Returning home from work, James plans to lock himself and his family in for the night, have some pizza and salad, and watch the violence unfold on television in network and cable news coverage, emerging the next morning unscathed and considerably richer. Indeed, he’s already got his eye on a huge yacht for the family – it even has room for an automobile in its hold – and muses to his wife Mary that “ten years ago we couldn’t even pay rent – now look at us. It’s crazy.”
Sandin’s family live in a Yuppiesque McMansion in a perfectly manicured, conspicuously wealthy “community,” where everything is serene, and no one causes any trouble. His is “the good life,” full of material comforts, well insulated from the 99% who are starving in the streets not far away, living in a slum world of unremitting brutality and violence. But for James Sandin and his family, life is sweet.
There’s his rather clueless and pampered wife Mary (Lena Headley), content for the most part to putter around the well-appointed kitchen of their luxury home; their precocious techie son Charlie (Max Burkholder), who at roughly ten years of age doesn’t fully understand the implications of The Purge, but still retains more of a moral sensibility than all the rest of the family combined; and their daughter Zoey (Adelaide Kane), a predictably spoiled teenager who thinks she is in love with archetypal bad boy Henry (Tony Oller), who is a few years older than Zoey.
Yet there are tensions already simmering around the family. They’ve just put an entire new addition on to the house, and the neighbors are obviously jealous; James seems entirely too smug in his material success, and is clearly riding for a fall; and James also doesn’t approve of Henry’s attentions to his daughter, and is determined to break the couple up, much to Henry’s chagrin.
As 7PM rolls around, and the official announcement of the start of The Purge is broadcast on television, the family gathers together for what they assume will essentially be a night of “reality” television; live feeds from the various surveillance cameras strategically positioned around their house, as well as cable and network news reports of violence throughout the United States, which they view as a spectator sport.
But as the curfew is announced, young Charlie is monitoring the family’s home surveillance system through its closed circuit cameras, and sees a lone man (Edwin Hodge, identified only as the “Bloody Stranger” in the film’s credits) running desperately through the well-manicured streets outside, pleading for help. Charlie can’t help himself; despite all his father’s warnings to the contrary, he still cares. Impulsively, Charlie hits the deactivation button on the security system and lets the stranger in.
James, enraged, manages to hold the interloper at gunpoint, since no one can be trusted on this night of nights. We notice that the bloodied man is wearing military dog tags; without too much effort, we can quickly sketch in his background. He’s a veteran down on his luck, marginalized because he’s both poor and African-American, and tonight, the “1%” are determined to eliminate him. Thus, our sympathies are entirely with the stranger, while the dispassionate, self-absorbed James becomes more repellent with every passing frame.
Meanwhile, ne’er do well Henry has been making out upstairs with Zoey, but instead of going home to his own family fortress for a night of enforced lockdown, he surreptitiously stays behind, with but one objective – to kill James for interfering in his romance with Zoey. As James continues to hold a gun on the intruder, Henry calmly walks down the stairs to the front room of the Sandin home, pulls out a gun, and without any preamble whatsoever, shoots James at point blank range.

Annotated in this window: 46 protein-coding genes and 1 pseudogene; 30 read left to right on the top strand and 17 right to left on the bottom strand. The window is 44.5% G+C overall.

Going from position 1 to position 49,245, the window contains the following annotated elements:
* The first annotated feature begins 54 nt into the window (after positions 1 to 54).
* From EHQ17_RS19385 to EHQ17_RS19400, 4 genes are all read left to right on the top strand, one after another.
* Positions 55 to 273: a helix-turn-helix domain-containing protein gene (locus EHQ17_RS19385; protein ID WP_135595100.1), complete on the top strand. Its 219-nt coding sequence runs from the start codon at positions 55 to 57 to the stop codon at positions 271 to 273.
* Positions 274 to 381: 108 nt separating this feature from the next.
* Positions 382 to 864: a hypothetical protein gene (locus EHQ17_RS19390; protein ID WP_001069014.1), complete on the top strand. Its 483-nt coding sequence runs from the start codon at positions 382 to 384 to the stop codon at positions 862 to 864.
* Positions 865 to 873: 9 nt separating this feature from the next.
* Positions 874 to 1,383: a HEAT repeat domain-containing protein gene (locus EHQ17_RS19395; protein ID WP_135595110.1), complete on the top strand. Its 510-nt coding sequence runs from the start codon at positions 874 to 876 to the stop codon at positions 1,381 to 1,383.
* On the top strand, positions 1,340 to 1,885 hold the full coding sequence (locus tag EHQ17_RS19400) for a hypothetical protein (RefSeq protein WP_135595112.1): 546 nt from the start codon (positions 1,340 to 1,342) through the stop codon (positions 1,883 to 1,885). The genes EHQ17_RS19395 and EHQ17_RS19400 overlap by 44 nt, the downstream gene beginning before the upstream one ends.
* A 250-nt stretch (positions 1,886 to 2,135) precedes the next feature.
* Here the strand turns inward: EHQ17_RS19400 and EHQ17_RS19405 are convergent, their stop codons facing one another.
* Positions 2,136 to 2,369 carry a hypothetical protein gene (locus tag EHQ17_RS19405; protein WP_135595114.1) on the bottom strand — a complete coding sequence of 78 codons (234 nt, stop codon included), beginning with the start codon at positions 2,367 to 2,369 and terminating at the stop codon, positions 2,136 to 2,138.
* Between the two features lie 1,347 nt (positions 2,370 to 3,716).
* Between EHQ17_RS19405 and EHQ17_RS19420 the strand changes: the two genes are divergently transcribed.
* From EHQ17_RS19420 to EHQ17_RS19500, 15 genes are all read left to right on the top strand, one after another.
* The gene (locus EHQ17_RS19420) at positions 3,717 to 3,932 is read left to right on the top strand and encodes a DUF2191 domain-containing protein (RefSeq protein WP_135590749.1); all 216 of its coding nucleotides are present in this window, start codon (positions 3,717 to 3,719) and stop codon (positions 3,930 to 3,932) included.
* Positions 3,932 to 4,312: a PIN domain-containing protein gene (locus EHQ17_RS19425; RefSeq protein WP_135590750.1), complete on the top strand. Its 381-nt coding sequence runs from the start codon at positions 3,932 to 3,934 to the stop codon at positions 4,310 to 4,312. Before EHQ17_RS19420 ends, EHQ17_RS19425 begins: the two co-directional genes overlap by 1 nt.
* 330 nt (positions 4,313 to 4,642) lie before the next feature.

But James is quicker on the draw, and kills Henry with a single well-placed bullet, escaping injury himself. Zoey, understandably, is distraught, but the rules of the game are clear; any crime is fair game for the next twelve hours, and Henry’s attempt on James called for straightforward self-defense. During the commotion, the Bloody Stranger has vanished into the recesses of the house; James will have to find him, and turn him back out into the street.
Suddenly, the doorbell rings. Through the peep hole, James sees a blond, smirking, preppy young man (Rhys Wakefield, giving perhaps the best performance in the film, identified only as “the Polite Stranger” in the credits), complete with school tie and jacket, demanding that James give them the stranger as a sacrificial offering for The Purge. Otherwise, the young man and his friends will break in and kill everyone without mercy.
Mouthing empty phrases with smooth, Ayn Randian neo-conservative detachment, the young man describes the anonymous man seeking shelter as a non-productive parasite who must be eliminated for the greater good of the society as a whole – it’s what The Purge is for. Shockingly, James readily agrees with this. He supports The Purge wholeheartedly, and says so. After all, it has made him a wealthy man.
Given a deadline of roughly fifteen minutes by the Polite Stranger, James promises to round up the Bloody Stranger, deliver him to the mob, and thus save his family. To ratchet up the tension, the Polite Stranger then instructs his associates to cut the power lines to house, plunging the entire interior of the Sandin home into darkness, save for a small backup generator that keeps just some of the surveillance cameras running, and the family’s own handheld flashlights.